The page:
Can you tell us more about how Tun-AI reduces bycatch? How is it able to distinguish biomass of tuna from other species around a buoy?

Using feedback from the fishing masters and captains that have been using echosounder buoys for years, we developed Tun-AI in a way that it would replicate their acquired knowledge. Tuna are known for their specific behaviour around floating objects, with very characteristic daily migrations to and away from the dFAD. Other species don’t always show these same behaviours, so by using several days of information Tun-AI can find and identify those patterns that are typical of tuna. By also providing aggregation size estimates, fishermen can focus on the larger schools and substantially reduce the proportion of bycatch per set.

What further work are you planning on using Tun-AI for?

Our study on temporal dynamics of tuna around dFADs is only a first step in looking at the nature of aggregation and disaggregation. To continue exploring this topic, we would like to look at spatial patterns of tuna aggregations around dFADs, in particular with relation to the environment. Combining oceanographic data with Tun-AI’s ability to process the echosounder buoy data, we hope to characterise the oceanographic drivers that might be at play when tuna associate to a floating object.

Could Tun-AI be adapted for use with other fish species?

That is a question we get asked a lot! Tun-AI is developed specifically for tuna given its tendency to aggregate around floating objects and form large schools. Furthermore, it is because it has a characteristic daily migration that Tun-AI can separate the signal of what is and what isn’t tuna. For other species of fish, we would have to first characterise how they relate to floating objects, and how they are picked up by the echosounders, and then look into processing that data together with catch information to develop a similar suite of models.

What do you think is the most exciting advance Tun-Al has enabled?

Undoubtedly, the most exciting application of Tun-AI is its potential in terms of scientific research. Tuna are migratory species, and are very hard and expensive to track and study in their natural habitat. By collaborating with the fishing industry and using the same tools, we suddenly gain information on vast areas of the ocean at a fraction of the cost, which wouldn’t be possible using traditional research methods.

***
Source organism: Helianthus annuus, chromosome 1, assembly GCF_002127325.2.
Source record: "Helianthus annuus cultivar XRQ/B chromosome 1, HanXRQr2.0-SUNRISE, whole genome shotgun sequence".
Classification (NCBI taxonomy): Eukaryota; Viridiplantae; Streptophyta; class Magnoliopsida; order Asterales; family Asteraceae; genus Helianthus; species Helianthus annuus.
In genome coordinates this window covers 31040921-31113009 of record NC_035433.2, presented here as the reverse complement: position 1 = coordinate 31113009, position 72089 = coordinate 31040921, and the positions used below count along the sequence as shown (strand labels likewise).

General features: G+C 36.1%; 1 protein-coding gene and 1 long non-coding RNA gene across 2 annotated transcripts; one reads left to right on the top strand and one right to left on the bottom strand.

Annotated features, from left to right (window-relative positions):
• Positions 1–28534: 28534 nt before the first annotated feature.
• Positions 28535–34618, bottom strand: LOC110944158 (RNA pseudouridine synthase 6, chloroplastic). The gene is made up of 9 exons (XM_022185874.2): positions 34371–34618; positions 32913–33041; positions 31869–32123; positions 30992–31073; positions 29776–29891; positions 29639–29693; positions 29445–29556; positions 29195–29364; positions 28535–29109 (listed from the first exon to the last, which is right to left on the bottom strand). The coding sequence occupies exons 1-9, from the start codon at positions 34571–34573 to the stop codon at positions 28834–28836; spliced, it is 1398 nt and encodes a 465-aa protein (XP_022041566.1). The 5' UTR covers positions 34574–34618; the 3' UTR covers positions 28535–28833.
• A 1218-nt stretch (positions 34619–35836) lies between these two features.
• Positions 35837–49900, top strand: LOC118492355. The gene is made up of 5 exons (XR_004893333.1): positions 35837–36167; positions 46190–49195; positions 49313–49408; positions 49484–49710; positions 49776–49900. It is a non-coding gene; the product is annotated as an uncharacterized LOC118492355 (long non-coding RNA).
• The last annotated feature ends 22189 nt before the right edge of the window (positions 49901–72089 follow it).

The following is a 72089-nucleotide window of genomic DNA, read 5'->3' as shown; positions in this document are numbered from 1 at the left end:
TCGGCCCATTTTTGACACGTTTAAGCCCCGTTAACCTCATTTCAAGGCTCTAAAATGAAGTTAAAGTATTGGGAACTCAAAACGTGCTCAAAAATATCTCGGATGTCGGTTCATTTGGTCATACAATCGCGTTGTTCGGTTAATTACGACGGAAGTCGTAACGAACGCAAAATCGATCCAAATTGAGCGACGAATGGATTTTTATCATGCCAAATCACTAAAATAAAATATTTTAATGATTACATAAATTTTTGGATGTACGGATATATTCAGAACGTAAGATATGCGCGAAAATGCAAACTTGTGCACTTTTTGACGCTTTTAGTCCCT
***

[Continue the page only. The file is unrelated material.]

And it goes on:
Related posts.

Further reading

Navarro-García, M, Precioso, D, Gavira-O’Neill, K, et al, (2023) Aggregation dynamics of tropical tunas around drifting floating objects based on large-scale echo-sounder data. Marine Ecology Progress Series, 715 129–143.

Precioso, D, Navarro-García, M, Gavira-O’Neill, K et al, (2022) TUN-AI: Tuna biomass estimation with Machine Learning models trained on oceanography and echosounder FAD data. Fisheries Research, 250, 106263.

Alberto Torres Barrán

Alberto Torres Barrán has a PhD in computer science from Universidad Autónoma de Madrid and more than 10 years of experience in Machine Learning, both research and industry. He is currently the CTO at Komorebi AI.

David Gómez-Ullate Oteiza

David Gómez-Ullate Oteiza is professor of applied mathematics, Head of Faculty at the School of Science and Technology, IE University and Director of IE Research Datalab. He is also President of the Knowledge Transfer Committee of the Royal Spanish Mathematics Society and author of more than 60 research papers on applied mathematics and data science.

Kathryn Gavira-O’Neill

Kathryn Gavira-O’Neill is a marine biologist with over 7 years of experience, and currently the Head of Satlink’s Science and Sustainability Department, which enables and coordinates collaborative projects with NGOs and scientific institutions all over the world to improve knowledge and conservation of the ocean’s resources.

Contact Details

e: [email protected]
e: [email protected]

Universidad de Cádiz


  • Spanish Ministry of Economy (Torres Quevedo programme)
  • Autonomous Community of Madrid (Industrial PhDs programme)


  • Satlink SL
  • Komorebi AI Technologies SL
  • University of Cádiz
  • Universidad Carlos III

Cite this Article

Barrán, A, Oteiza, D, Gavira-O’Neill, K (2023) Tun-AI: Using echosounder buoy technology to study tuna behaviour at sea. Research Features, 149.
doi: 10.26904/RF-149-5160518104


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(CC BY-NC-ND 4.0) This work is licensed under a Creative Commons Attribution-NonCommercial-NoDerivatives 4.0 International License. Creative Commons License